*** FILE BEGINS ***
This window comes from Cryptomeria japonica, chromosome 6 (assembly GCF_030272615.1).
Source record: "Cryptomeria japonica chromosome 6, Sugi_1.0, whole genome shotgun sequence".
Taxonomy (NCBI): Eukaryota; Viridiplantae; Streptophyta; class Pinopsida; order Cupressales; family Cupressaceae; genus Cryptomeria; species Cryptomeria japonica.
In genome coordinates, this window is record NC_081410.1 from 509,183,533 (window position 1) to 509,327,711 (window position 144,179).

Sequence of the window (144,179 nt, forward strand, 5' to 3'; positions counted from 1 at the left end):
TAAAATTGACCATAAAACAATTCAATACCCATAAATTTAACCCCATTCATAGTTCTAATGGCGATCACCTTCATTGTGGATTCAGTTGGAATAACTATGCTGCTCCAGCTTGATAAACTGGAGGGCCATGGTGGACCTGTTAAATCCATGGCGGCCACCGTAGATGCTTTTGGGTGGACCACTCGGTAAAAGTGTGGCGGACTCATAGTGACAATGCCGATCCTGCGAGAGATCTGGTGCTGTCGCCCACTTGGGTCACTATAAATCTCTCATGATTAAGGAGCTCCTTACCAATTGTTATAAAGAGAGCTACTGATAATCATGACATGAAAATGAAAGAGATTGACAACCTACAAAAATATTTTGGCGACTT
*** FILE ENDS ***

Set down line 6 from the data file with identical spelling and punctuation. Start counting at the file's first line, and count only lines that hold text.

TAAAATTGACCATAAAACAATTCAATACCCATAAATTTAACCCCATTCATAGTTCTAATGGCGATCACCTTCATTGTGGATTCAGTTGGAATAACTATGCTGCTCCAGCTTGATAAACTGGAGGGCCATGGTGGACCTGTTAAATCCATGGCGGCCACCGTAGATGCTTTTGGGTGGACCACTCGGTAAAAGTGTGGCGGACTCATAGTGACAATGCCGATCCTGCGAGAGATCTGGTGCTGTCGCCCACTTGGGTCACTATAAATCTCTCATGATTAAGGAGCTCCTTACCAATTGTTATAAAGAGAGCTACTGATAATCATGACATGAAAATGAAAGAGATTGACAACCTACAAAAATATTTTGGCGACTT